White House officials prioritize Title IX discussions

RALEIGH — President Joe Biden was quick to announce that addressing Title IX is a priority for his administration.

Students, professors and families have the chance this week to tell the White House their personal stories and push for change.

Channel 9 has shared stories for months of students, including Jasmine Gabriel, who said they were sexually assaulted in college. The victims spoke out to their school’s Title IX office but felt blamed more than believed.

“They literally said, ‘Are you sure you want to do this?’” Gabriel said. “They made me feel like you shouldn’t have done this. You put yourself in this situation. You got to handle the consequences. That’s how (North Carolina Central University) made me feel.”

The nation’s secretary of education recently visited North Carolina and anchor Allison Latos went to Raleigh to ask him how the White House will protect students.

[Sexual assault victim says law failed to protect her]

“All students need to go to school free of harassment, free of any type of intimidation, harassment, including sexual harassment,” Secretary Miguel Cardona said. “So it is really important that we lift up that issue.”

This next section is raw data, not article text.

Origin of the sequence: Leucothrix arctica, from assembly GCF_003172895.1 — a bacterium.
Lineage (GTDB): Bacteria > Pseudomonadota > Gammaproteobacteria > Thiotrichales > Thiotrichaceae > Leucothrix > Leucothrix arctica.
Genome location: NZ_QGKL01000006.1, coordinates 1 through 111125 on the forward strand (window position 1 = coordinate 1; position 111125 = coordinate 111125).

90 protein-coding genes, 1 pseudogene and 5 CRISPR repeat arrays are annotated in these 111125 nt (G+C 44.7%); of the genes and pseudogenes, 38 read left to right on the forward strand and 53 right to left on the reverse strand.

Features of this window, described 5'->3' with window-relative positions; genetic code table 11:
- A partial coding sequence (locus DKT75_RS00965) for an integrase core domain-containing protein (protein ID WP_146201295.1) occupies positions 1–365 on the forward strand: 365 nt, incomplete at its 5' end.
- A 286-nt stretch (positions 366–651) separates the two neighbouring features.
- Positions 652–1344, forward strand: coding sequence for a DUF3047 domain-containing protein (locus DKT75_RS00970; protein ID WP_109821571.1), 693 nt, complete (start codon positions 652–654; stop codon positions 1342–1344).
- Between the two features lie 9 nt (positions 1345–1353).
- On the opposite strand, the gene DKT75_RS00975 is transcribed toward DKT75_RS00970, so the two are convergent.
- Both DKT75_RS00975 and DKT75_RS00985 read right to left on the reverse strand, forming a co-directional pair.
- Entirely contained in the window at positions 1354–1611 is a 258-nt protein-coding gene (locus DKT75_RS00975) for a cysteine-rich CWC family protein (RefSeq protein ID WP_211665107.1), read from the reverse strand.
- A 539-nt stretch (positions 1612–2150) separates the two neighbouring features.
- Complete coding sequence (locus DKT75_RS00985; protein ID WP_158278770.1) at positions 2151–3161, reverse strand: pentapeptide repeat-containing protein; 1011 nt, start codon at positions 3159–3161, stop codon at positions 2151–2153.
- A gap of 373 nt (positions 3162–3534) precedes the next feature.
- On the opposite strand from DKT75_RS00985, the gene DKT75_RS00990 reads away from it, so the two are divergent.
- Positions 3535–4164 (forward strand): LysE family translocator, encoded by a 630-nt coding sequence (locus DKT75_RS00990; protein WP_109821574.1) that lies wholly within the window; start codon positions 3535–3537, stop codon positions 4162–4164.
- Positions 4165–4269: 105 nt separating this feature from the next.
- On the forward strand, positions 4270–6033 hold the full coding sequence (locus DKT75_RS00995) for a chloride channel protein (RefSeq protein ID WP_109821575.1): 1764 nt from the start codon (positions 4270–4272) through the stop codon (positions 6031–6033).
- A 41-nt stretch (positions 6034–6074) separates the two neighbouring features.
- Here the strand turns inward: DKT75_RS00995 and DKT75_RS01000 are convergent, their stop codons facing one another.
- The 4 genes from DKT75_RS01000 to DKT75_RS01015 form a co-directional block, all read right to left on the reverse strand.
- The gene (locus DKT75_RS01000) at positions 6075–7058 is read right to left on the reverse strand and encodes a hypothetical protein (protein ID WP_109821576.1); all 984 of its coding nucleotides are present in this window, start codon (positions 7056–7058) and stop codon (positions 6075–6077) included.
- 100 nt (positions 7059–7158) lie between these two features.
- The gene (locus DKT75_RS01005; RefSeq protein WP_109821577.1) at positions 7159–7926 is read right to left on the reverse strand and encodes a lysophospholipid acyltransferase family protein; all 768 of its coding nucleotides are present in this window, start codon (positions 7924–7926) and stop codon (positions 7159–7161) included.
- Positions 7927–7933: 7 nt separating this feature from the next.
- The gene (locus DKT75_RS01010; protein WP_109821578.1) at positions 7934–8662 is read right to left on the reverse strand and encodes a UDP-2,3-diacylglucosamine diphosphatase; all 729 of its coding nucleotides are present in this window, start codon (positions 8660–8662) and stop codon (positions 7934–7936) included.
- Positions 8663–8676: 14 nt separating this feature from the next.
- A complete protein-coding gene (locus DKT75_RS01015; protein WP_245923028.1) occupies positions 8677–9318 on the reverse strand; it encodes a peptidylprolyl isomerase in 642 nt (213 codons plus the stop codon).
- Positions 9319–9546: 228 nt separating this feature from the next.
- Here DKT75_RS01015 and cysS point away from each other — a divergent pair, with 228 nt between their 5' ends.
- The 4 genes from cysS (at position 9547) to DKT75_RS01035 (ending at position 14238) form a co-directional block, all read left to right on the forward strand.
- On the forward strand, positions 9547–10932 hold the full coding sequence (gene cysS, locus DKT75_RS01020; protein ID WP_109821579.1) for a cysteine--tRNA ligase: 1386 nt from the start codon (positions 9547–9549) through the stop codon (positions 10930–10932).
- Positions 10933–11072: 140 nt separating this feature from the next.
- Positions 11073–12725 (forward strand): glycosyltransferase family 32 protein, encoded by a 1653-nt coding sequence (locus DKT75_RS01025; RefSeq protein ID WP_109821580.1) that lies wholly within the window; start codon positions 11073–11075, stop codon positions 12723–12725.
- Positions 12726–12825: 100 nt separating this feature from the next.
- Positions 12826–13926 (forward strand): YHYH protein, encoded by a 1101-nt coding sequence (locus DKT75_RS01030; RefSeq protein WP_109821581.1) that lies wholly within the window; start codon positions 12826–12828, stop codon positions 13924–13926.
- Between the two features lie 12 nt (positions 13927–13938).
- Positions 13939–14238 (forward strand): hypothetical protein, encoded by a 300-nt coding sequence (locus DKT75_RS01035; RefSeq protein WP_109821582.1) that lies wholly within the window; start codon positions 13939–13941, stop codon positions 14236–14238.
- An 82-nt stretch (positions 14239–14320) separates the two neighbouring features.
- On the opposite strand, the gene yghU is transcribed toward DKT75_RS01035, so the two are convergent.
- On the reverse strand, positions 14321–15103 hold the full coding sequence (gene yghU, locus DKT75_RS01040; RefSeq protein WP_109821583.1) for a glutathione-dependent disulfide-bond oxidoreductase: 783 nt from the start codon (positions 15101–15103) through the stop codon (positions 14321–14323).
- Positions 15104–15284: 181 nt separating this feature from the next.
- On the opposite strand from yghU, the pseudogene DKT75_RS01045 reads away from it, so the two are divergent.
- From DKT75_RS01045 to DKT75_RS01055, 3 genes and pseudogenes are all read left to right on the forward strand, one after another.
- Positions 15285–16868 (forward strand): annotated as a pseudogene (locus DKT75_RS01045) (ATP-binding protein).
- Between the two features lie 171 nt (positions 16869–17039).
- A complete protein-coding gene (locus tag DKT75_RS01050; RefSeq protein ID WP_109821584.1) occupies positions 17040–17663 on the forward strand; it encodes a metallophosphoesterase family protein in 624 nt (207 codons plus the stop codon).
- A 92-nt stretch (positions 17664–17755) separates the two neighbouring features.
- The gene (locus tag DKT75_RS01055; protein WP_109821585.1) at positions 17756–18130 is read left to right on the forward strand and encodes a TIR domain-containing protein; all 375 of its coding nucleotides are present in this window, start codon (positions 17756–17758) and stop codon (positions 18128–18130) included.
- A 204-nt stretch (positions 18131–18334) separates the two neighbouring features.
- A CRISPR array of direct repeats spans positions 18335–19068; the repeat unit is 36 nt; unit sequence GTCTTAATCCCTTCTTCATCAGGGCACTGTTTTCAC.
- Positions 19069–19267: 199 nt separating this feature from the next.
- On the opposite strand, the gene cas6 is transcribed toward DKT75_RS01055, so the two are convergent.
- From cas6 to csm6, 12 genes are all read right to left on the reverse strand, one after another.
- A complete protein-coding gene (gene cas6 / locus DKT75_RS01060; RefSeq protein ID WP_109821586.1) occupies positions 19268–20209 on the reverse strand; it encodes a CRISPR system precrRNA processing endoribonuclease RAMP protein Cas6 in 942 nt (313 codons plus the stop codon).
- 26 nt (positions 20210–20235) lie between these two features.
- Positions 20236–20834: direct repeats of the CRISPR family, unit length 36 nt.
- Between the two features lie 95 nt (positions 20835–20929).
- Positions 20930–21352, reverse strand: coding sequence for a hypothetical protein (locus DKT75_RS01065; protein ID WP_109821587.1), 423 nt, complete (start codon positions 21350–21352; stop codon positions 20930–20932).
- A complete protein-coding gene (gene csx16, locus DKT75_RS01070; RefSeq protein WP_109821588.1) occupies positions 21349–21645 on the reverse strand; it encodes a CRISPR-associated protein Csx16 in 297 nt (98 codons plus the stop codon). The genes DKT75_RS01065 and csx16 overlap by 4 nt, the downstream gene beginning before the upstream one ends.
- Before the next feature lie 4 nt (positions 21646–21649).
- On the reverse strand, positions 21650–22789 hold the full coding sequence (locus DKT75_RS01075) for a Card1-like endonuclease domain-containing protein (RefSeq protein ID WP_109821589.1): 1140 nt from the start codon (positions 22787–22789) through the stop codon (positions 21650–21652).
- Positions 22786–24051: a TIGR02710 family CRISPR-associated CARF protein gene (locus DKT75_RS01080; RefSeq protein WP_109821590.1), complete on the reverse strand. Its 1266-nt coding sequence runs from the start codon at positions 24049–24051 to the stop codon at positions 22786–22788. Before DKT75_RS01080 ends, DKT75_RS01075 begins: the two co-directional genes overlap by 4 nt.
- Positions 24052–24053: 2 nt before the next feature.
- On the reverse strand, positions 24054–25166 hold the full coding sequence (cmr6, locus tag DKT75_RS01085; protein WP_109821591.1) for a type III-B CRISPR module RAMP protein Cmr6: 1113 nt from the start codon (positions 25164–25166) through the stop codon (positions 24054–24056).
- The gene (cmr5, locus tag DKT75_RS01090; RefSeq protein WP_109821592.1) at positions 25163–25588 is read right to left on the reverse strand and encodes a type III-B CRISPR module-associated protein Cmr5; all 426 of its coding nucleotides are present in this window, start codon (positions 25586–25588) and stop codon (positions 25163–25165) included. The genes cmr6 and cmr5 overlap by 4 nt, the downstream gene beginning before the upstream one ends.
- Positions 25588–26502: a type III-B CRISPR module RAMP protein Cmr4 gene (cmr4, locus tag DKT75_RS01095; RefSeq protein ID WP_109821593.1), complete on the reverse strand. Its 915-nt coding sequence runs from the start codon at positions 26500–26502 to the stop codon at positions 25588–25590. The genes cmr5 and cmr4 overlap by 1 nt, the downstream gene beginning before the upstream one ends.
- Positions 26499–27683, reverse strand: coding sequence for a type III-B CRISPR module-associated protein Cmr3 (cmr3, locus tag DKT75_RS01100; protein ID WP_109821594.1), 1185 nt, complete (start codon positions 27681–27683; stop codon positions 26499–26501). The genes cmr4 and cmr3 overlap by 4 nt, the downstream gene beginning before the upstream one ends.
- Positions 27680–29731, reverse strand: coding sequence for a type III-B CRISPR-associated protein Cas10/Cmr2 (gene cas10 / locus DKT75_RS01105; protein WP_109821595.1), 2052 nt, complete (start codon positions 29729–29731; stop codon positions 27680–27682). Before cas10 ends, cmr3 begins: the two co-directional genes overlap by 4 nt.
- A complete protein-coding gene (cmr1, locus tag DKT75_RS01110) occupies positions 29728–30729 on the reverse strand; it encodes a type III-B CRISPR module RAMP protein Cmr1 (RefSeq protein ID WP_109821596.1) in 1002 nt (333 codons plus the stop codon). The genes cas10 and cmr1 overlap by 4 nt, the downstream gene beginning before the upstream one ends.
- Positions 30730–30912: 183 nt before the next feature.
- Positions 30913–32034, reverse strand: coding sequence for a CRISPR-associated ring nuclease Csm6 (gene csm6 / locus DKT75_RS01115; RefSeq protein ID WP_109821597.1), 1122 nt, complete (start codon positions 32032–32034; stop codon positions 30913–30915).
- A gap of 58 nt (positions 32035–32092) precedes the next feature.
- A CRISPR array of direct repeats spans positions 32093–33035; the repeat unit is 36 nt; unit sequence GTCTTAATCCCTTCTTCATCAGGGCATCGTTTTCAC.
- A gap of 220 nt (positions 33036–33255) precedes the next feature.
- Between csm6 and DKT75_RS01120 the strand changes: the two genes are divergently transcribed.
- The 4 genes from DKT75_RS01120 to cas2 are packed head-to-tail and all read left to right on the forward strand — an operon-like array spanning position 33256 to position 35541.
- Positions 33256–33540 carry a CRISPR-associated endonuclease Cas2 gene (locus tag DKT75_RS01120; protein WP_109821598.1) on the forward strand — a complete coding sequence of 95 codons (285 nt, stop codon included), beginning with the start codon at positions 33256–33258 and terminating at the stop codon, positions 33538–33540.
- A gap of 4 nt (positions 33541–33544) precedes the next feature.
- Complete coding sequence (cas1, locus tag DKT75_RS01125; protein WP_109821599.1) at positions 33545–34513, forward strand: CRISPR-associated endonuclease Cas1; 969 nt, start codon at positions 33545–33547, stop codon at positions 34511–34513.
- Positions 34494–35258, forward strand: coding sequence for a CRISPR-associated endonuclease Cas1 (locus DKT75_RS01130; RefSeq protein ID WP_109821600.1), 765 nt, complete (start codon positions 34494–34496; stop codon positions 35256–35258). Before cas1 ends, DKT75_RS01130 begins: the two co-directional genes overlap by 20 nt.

The White House is holding a virtual public hearing all week about how to make the Title IX process fairer and how to provide students more support.

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Last summer, the Trump Administration enacted new rules for universities requiring live hearings with the opportunity for cross-examination. It also stated that schools are only responsible for harassment that occurred on campus, through a school program or activity.

Latos asked Cardona if they plan to repeal any the changes the Trump Administration enacted.

“We’re going through the process of speaking to our stakeholders,” Cardona said. “We want to make sure at the end of the day, we’re putting in policies that protect all students.”

[LINK: Title IX public hearing]

The public hearings last until Friday.